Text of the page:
Wednesday, November 29, 2006

building new neural pathways...

Yesterday I had to leave work early to pick up my 9-year-old, who had a fever. It upset my planned out day and (natch) made me want to eat. I took the dog for a walk, ate my tuna and salad for lunch, and went on to make a cake my coworkers have been after me to make for them for a few weeks (I am the baker extraordinaire at work). In spite of having baked it for 15 minutes longer than the recipe said, when I took it out of the bundt pan it stuck to the pan and parts of it stayed behind.

I scraped out the parts and they looked mighty tasty. I tasted --mmmmm....chocolatey warm goodness, with lovely melted chocolate bits. I thought, OOhh..this would be so good with ice cream. I got out the ice cream, dished up a bit, and dug in. It wasn't as good as I had imagined. I thought, "I'll eat the whole thing standing here and then I'll eat the rest of the stuck cake." Then I thought, "Wait a minute, missy. You aren't the slightest bit hungry and this doesn't taste as heavenly as you thought it would. What's really going on?" I realized that I was frustrated over being home with a sick child, and was upset that the cake hadn't turned out perfectly, thus risking my fab baking reputation. I dumped everything down the sink and went on to make cookies for my daughter's school holiday program. I was fine -- ate one cookie and moved on with life.

Yea me!

Monday, November 27, 2006

Dimishing Returns

The Law of Diminishing Returns: "When someone bites into something delicious for the first time they have an amazing experience. However, by the 4th or 5th bite they're already bored no matter how wonderful the initial impression was of the dish." (from a cookbook -- can't remember which one)

Now, if only I had remembered that when it came to the pumpkin upside down cake I made for Thanksgiving. I was oh-so-sensible about the meal, eating tiny portions of the things I loved and skipping the rest. I was pretty darn full anyway. I wish I had skipped dessert and waited until I was not so full, but my MIL was dishing up and I chowed down with the rest. It was good, but would have been better had I waited until I actually felt a pang of hunger. I managed to foist off most of the leftovers on guests, but took home about 8 portions. I had one on Thursday night in lieu of dinner, two on Friday, two on Saturday, and the rest on Sunday. I guess the bright side is that I didn't eat it all on Friday!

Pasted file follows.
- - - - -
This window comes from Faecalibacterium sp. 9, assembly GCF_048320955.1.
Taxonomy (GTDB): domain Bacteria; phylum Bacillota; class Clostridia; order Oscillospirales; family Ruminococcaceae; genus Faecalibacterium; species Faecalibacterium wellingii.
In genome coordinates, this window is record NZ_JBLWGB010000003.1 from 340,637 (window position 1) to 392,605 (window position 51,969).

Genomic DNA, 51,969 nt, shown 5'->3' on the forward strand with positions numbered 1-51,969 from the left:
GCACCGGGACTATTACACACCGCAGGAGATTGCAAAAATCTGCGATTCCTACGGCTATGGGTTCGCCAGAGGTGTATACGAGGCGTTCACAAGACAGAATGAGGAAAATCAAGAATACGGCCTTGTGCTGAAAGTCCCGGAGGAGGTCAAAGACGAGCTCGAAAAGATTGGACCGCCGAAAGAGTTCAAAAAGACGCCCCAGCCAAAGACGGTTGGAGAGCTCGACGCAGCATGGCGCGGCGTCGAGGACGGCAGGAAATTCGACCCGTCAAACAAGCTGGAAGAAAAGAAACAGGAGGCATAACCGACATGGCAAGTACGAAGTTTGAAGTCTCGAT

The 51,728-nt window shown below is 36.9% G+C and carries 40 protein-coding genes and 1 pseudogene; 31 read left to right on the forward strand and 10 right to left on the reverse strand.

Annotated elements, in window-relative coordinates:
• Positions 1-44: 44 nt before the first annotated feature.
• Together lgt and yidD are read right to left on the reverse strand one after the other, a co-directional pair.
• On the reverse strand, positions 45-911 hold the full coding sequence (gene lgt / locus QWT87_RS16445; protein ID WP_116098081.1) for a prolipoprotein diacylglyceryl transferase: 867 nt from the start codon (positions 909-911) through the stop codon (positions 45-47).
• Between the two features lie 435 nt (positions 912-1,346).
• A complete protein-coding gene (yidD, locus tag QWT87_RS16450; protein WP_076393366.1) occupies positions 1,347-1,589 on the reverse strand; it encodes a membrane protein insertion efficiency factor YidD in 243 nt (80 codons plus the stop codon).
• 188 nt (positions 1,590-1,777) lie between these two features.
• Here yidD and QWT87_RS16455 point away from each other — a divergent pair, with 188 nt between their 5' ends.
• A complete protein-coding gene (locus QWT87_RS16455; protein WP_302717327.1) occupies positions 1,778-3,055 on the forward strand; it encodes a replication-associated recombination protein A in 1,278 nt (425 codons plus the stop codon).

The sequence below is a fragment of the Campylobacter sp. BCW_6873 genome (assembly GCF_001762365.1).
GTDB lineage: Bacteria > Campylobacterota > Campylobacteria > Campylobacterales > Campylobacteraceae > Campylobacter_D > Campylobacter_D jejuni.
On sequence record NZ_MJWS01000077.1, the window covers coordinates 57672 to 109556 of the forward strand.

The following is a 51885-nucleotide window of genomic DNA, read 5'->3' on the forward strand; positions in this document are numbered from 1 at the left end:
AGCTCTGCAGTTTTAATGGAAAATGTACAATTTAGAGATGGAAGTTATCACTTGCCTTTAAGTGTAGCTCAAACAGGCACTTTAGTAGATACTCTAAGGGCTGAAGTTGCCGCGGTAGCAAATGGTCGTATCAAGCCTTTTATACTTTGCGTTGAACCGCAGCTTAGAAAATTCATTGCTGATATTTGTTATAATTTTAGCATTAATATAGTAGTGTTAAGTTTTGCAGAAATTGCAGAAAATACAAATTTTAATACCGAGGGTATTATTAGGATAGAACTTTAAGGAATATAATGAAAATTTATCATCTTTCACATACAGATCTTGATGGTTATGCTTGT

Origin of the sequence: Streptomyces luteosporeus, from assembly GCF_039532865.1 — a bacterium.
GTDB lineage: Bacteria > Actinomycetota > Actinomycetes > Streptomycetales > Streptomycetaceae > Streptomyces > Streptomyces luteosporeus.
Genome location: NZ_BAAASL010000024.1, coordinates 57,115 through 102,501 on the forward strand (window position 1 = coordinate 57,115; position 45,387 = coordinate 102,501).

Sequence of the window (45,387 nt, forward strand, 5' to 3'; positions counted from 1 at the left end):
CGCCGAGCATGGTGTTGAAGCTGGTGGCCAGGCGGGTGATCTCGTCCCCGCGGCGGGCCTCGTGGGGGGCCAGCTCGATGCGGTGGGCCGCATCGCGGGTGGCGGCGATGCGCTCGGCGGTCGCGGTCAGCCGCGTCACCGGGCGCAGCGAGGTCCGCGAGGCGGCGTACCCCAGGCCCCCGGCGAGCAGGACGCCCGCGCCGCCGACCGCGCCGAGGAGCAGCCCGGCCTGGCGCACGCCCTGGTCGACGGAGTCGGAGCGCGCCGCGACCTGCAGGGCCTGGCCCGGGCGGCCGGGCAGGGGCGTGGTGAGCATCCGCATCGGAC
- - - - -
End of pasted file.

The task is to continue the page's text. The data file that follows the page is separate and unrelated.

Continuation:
In future when eating something fantastic (or not so fantastic) I will try to keep in mind the law of diminishing returns.

Our elliptical machine was delivered today -- I can't wait to try it out tomorrow! Though I will say that I think using the stationary bike 5-6 days a week has built up some muscle in my legs that wasn't there when I was switching between the gym's elliptical and the bike at home. I can get nearly to 80 rpm on the bike at level 3 for 45 minutes now. I was nowhere near that 3 months ago.

Friday, November 24, 2006

food labels

This is why I think programs like Weight Watchers or other calorie-counting programs aren't the greatest. I tend to think "Ohhh..I have four points left (or 200 calories)! What else can I eat?" whether I'm actually hungry or not. If the labels aren't correct on products, I may not actually have four points left. We bought some subs for a school fundraiser and on the label the sub was one serving for 350 calories. It looked awfully large to me to have so few calories, especially since it had on it salami, ham, and cheese. A serving size was one sub, __ number of grams (can't remember how many). I got out my food scale and weighed it. That sub was more than 1 1/4 servings according to the weight. If I had been counting calories, I'd have been over by more than a tiny bit.